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Informal Domestic Relations Trial

A new type of trial is now available for domestic relations cases statewide: an Informal Domestic Relations Trial (IDRT). This type of trial differs from Traditional Trials in several ways. If you are interested in an IDRT trial, please read the information below and view the Informal Domestic Relations Statewide Brochure.

Domestic relations cases include divorce, separation, unmarried parent, and modification cases about child custody, parenting time, and child support. You may choose the type of trial that you think is best for your case.

What is an Informal Dometic Relations Trial (IDRT)?

In an Informal Domestic Relations Trial (IDRT), you and the other person speak directly to the judge about the issues that are disputed, such as child custody and dividing property or debts. A question and answer format is not used. Only the judge asks questions of each person. This happens even if you or the other person has a lawyer. Usually, other witnesses are not allowed to testify. You can, however, ask the court to let an expert witness testify, such as doctor, counselor, or custody evaluator.

The Rules of Evidence do not apply in an IDRT. This means you can tell the judge everything that you think is important. You also can give the judge any documents or papers you want the judge to review. The judge will decide the importance of what you and the other person say and the papers you each give to the judge. In an Informal Domestic Relations Trial, lawyers are only allowed to:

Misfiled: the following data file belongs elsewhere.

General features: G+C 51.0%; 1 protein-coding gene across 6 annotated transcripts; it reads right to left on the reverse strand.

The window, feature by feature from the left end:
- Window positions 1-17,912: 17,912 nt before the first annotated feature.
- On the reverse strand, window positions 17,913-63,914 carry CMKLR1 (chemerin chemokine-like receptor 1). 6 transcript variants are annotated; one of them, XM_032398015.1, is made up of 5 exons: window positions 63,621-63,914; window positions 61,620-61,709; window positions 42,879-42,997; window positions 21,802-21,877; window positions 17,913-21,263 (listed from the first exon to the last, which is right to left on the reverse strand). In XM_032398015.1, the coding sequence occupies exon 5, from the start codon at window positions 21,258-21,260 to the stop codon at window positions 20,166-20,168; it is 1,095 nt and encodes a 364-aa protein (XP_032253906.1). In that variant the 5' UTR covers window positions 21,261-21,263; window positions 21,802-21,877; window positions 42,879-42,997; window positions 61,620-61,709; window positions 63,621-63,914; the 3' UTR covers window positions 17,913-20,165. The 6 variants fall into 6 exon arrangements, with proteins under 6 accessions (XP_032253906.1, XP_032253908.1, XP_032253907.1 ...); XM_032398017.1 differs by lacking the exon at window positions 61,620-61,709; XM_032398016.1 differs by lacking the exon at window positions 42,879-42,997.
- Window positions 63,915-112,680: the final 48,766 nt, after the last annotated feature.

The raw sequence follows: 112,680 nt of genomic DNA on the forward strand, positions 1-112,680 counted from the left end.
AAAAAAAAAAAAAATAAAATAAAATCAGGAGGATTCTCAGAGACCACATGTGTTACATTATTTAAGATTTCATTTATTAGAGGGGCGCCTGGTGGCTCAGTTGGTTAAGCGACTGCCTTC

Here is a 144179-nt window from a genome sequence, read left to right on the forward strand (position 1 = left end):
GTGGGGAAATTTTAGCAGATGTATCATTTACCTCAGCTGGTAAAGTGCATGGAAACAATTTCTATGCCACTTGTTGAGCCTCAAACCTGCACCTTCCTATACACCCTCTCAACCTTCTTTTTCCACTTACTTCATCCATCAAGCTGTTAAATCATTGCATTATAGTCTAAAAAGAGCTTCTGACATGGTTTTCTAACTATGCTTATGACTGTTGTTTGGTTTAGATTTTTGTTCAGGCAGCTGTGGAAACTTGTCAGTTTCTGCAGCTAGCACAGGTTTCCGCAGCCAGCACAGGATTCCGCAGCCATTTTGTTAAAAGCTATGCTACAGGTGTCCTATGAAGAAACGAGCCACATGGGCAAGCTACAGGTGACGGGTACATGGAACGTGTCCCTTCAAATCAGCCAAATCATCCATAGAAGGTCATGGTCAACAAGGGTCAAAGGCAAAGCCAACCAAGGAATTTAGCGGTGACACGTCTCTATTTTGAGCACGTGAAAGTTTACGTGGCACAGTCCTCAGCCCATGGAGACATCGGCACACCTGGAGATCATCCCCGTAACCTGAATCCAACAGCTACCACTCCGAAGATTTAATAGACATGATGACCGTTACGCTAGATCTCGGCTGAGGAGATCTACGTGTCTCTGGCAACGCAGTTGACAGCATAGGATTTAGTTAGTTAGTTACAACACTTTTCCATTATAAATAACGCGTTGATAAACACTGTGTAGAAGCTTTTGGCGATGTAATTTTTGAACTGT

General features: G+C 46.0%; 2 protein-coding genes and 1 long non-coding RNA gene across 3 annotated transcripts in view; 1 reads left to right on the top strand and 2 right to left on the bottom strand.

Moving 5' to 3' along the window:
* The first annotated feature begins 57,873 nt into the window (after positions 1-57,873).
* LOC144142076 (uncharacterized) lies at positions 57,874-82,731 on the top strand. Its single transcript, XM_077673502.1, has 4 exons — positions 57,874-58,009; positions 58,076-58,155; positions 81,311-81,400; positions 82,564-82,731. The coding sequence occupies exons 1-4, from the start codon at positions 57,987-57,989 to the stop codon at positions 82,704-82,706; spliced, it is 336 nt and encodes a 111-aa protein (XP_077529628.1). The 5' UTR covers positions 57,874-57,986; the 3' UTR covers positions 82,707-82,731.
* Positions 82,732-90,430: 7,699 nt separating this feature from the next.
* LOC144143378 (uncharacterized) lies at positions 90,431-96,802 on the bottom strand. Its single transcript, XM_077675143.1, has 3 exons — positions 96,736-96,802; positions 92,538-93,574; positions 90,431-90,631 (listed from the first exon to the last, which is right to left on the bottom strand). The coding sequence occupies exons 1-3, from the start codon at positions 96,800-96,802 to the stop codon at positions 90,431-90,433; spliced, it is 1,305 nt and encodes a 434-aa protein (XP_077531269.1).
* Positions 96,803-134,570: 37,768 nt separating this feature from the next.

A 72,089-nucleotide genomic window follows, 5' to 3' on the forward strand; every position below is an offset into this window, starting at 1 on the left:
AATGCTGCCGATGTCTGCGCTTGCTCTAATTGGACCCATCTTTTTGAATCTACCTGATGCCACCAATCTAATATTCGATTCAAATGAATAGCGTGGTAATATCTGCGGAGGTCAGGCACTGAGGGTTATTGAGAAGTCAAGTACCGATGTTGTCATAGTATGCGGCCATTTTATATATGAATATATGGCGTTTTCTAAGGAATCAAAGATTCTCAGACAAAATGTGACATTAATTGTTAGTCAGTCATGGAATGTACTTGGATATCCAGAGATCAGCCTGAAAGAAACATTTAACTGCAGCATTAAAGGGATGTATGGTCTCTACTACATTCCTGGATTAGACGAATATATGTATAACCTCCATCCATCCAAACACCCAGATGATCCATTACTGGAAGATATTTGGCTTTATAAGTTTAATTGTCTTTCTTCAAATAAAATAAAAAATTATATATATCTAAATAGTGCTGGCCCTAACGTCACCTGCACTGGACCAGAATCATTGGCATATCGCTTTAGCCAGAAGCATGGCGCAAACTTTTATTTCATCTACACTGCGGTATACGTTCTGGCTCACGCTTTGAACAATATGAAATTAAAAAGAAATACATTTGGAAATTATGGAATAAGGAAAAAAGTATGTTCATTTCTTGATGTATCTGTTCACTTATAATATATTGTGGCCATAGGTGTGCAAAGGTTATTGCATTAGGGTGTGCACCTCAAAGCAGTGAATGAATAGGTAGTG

• say what the issues in the case are,
• respond when the judge asks if there are other areas as the person wants the court to ask about, and
• make short arguments about the law at the end of the case.

The Informal Domestic Relations Trial is a voluntary process. In other words, you decide whether it is something you want to do. An IDRT will be used only if both people involved in the case agree to it. Both people must complete a form that says what type of trial they choose.
What is a Traditional Trial?

In a Traditional Trial, lawyers or people who represent themselves usually present information to the judge by asking questions of witnesses. Each side gets to ask follow-up questions of the other person and their wit- nesses. Generally, the judge asks few, if any, questions.

The Rules of Evidence apply. The Rules of Evidence place limits on the things a witness can talk about and the kind of documents that can be given to the judge to read. If you or the other person has a lawyer in a Traditional Trial, the lawyer will make opening statements and closing arguments to the judge and will ask questions of you, the other person, and other witnesses. If you represent yourself, you will be expected to follow the Rules of Evidence and you will be the one to make opening statements and closing arguments and to question witnesses.

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